The Creature in the Shop
My name is Dr Frederick Treves. I am a doctor at the London Hospital. One day in 1884, I saw a picture in the window of a shop near the hospital. I stopped in front of the shop and looked at the picture. At first I felt interested, then I felt angry, then afraid. It was a horrible, ugly picture. There was a man in the picture, but he did not look like you and me. He did not look like a man. He looked like an elephant.
I read the writing under the picture. It said：
Come in and see the Elephant Man. 2 pence. I opened the door and went in.
There was a man in the shop. He was a dirty man in an old coat with a cigarette in his mouth. ‘What do you want？’he asked.
‘I'd like to see the elephant man, please, ’I said.
The man looked at me angrily. ‘Well, you can't, ’ he said. ‘The shop's closing now. You can come back tomorrow. ’
‘I'm sorry, ’I said. ‘ But I would like to see him now. I have no time tomorrow—I have a lot of work to do. But I can give you more than 2 pence. ’
The man looked at me carefully. Then he took the cigarette out of his mouth and smiled with his yellow teeth.
‘All right, sir, ’he said. ‘Give me twelve pence then. ’
I gave him the money and he opened a door at the back of the shop. We went into a little room. The room was cold and dark, and there was a horrible smell in it.
A creature sat on a chair behind a table. I say a creature, because it was not a man or a woman, like you or me. The creature did not move or look at us. It sat very quietly on the chair in the cold, dark, dirty room, and looked at the table. The creature had a cloth over its head, because of the cold. On the table in front of it, there was a dead flower.
‘Stand up! ’said the shopkeeper, loudly.
The creature stood up slowly. It took the old cloth off its head, and put it on the chair.
I looked at the creature and felt sad. I am a doctor, so I know a lot about accidents and ill people. I see horrible, ugly things every day. But this creature, this thing, was the worst of all. There were no men or women in the hospital like him.
He wore some old trousers, but no shirt, coat, or shoes, so I could see his body very well. His head was the most interesting thing. It was very, very big—like an enormous bag with a lot of books in it. The head did not have much hair, and there was another bag of brown, dirty skin at the back of it. This skin came down below his neck. I could not see one of his eyes very well, because a lot of skin came down in front of his face, too.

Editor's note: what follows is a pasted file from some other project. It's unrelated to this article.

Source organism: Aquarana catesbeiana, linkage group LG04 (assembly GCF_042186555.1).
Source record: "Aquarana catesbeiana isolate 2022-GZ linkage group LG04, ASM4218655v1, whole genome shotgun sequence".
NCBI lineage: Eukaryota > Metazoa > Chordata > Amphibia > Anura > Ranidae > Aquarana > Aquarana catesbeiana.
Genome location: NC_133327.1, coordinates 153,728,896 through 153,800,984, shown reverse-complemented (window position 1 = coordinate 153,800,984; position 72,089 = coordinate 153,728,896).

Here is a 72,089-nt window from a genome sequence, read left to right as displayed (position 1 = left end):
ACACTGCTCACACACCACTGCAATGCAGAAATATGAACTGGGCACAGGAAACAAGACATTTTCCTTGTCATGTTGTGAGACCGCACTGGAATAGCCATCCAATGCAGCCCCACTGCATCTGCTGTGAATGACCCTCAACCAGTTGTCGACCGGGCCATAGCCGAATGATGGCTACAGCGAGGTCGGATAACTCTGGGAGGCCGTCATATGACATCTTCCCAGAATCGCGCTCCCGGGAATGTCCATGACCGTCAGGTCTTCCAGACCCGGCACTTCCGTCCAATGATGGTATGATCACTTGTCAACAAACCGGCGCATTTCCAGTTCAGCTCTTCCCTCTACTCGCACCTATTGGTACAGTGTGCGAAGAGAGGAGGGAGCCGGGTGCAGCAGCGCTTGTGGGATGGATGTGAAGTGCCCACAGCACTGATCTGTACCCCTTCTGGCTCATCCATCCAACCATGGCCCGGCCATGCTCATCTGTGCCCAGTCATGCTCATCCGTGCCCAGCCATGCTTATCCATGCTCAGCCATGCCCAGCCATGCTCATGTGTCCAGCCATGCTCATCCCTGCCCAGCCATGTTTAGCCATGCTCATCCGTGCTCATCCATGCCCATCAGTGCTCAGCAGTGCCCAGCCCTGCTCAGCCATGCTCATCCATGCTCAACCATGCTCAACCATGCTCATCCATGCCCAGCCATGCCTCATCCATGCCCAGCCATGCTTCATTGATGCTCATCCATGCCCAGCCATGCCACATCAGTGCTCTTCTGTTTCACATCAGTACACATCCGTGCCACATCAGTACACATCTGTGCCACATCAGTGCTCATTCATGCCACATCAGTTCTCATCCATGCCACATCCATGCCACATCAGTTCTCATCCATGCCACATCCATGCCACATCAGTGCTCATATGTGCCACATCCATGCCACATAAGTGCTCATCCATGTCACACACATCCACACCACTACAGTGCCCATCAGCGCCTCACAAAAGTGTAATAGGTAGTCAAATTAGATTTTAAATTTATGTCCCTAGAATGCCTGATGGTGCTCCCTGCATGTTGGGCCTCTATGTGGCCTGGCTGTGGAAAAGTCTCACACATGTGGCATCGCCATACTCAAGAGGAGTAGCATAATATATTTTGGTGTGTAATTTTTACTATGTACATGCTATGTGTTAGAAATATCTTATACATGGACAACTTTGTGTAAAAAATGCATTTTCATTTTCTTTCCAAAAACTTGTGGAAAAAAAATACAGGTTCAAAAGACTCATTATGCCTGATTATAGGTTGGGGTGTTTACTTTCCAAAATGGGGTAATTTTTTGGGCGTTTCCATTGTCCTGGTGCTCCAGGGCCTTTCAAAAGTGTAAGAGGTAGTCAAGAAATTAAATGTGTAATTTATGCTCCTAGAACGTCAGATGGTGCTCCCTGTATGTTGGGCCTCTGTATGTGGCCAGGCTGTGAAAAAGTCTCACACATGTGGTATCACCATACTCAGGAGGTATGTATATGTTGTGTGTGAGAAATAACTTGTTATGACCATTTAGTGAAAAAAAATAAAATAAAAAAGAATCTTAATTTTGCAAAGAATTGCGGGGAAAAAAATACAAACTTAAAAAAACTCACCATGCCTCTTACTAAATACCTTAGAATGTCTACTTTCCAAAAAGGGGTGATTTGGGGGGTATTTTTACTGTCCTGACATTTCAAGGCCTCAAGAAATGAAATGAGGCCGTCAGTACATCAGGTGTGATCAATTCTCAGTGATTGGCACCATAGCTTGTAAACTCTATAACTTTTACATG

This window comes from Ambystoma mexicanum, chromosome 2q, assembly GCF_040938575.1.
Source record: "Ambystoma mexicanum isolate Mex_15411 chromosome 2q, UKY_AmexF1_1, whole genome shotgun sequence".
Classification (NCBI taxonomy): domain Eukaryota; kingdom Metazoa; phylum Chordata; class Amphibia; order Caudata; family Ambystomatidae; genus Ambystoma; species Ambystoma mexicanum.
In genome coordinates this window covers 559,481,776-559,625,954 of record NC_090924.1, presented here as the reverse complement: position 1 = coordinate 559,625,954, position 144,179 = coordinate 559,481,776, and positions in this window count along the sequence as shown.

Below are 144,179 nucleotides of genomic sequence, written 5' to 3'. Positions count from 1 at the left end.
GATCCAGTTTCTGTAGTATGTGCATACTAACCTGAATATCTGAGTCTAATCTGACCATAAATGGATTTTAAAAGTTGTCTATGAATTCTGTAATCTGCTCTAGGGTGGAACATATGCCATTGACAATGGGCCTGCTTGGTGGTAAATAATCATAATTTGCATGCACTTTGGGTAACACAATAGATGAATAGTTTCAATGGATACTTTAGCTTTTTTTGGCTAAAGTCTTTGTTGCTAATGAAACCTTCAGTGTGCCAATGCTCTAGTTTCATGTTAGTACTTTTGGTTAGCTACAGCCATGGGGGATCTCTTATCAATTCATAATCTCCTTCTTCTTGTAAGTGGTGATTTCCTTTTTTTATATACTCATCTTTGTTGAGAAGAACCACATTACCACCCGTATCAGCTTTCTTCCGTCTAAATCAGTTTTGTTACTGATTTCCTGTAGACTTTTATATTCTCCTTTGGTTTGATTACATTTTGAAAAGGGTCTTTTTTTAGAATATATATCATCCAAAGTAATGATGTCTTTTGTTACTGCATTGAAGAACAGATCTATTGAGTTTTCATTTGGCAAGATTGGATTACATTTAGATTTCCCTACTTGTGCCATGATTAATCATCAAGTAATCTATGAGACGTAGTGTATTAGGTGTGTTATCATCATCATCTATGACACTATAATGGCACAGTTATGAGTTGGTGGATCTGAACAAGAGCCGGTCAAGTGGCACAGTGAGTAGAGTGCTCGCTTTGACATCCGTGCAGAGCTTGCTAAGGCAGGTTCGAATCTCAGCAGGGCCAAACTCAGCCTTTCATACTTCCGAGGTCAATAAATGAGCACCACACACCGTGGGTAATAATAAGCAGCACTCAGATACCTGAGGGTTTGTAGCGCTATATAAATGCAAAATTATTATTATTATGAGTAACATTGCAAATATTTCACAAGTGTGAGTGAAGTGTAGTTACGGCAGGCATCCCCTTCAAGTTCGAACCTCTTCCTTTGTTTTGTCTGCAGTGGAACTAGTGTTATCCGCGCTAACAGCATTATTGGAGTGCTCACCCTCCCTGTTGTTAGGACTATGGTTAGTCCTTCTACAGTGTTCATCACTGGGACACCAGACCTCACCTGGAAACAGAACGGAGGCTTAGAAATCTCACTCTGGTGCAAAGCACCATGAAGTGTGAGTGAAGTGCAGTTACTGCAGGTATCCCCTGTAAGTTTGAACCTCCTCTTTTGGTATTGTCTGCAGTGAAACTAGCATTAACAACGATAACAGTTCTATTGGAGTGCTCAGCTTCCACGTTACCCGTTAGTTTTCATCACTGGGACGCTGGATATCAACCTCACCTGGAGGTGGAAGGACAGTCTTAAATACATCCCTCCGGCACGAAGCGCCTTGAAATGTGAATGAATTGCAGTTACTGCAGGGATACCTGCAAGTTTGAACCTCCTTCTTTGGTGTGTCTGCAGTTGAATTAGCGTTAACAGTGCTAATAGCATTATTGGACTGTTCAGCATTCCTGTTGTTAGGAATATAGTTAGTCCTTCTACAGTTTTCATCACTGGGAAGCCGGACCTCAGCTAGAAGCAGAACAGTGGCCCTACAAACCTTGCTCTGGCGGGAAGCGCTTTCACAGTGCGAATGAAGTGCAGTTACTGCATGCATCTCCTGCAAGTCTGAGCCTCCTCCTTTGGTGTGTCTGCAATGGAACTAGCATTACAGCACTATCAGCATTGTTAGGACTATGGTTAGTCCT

An enormous red tooth came out of his mouth, under his nose. It looked like an elephant's tooth. The mouth and nose were like holes in the face. The face could not smile or laugh or look angry or sad, because the skin could not move. It was dead, like an elephant's face.
There were more bags of dirty skin on the front and back of the creature's body. These bags came down to his legs. The right arm was enormous, and there were bags of skin on it, too. The right hand was like a man's foot.
But the left hand the left arm and the left hand were beautiful! The left arm had wonderful skin, and the fingers of the left hand were long and beautiful. It was like a young woman's hand!
‘Walk, Merrick! ’ said the shopkeeper angrily. ‘Come on, quickly, move! ’He hit the creature with his hand.
Slowly, the creature walked across the room. But he could not walk well. His legs were very big and fat, and he had a bad back. He could not walk far without a stick.
‘All right, thank you, ’I said. ‘Let him sit down. I don't want to see any more. ’I felt ill, and the smell in the room was very bad.
‘Yes, sir, ’said the shopkeeper. ‘Sit down, Merrick. ’
We went out of the room and closed the door. The shop－keeper smiled at me with his yellow teeth.
‘Wonderful, sir, isn't it？’he said. ‘The best Elephant Man in England! Hundreds of people come to see him, you know, hundreds! I take him all over the country, I do! ’
‘Yes, very interesting, ’I said. ‘Can I sit down？’
‘Yes, sir, of course. Here's a chair. ’He looked at me, smiling. ‘Would you like a glass of water, sir？’
‘Yes, please, ’I said. Then I looked at the things in the dirty shop. There were two or three bad apples and some old black bananas：that was all. ‘Er, no…no, thank you. I'm all right, ’I said. ‘Did you…did you call the creature Merrick？’
‘That's right, sir. Joseph Merrick. The best ElephantMan in England! I take him all over the country, you know. Lots of people want to see him. ’
‘Yes, I see. Do you get a lot of money？’
‘Well, sometimes we do, sir, yes. But it's difficult, you see, sir, because of the police. The police don't like us, you see, sir. So we can't stay in a town very long. We usually move every week. ’
‘Yes, I see. Well, anyway, Mr…er？’
‘Silcock, sir. Simon Silcock. ’
‘Yes, well, Mr Silcock, I'm a doctor at the London Hospital. My name is Dr Treves. I think this…er… this man Joseph Merrick is very interesting, and I would like to see him at the hospital. I want to look at him more carefully, you see.
‘Yes sir, I see. But how can he get to the hospital？It's going to be difficult. ’
‘Why, man？ The hospital's not far from here. ’
‘Well, yes, sir. I know. But, you see, Merrick can't walk very well. He needs help. ’
‘You can come with him. Do you want more money？Is that it？’
‘Well, yes, sir, I do. But, you see, people are afraid of him too… In the road, little boys always run after him and hit him. Then the police get angry because people are afraid. Sometimes they take us to prison. ’
‘I see, ’I said. ‘Well, how can he come to the hospital, then？’
‘Bring a cab, sir, ’said Silcock. ‘You can take him to the hospital in a cab. ’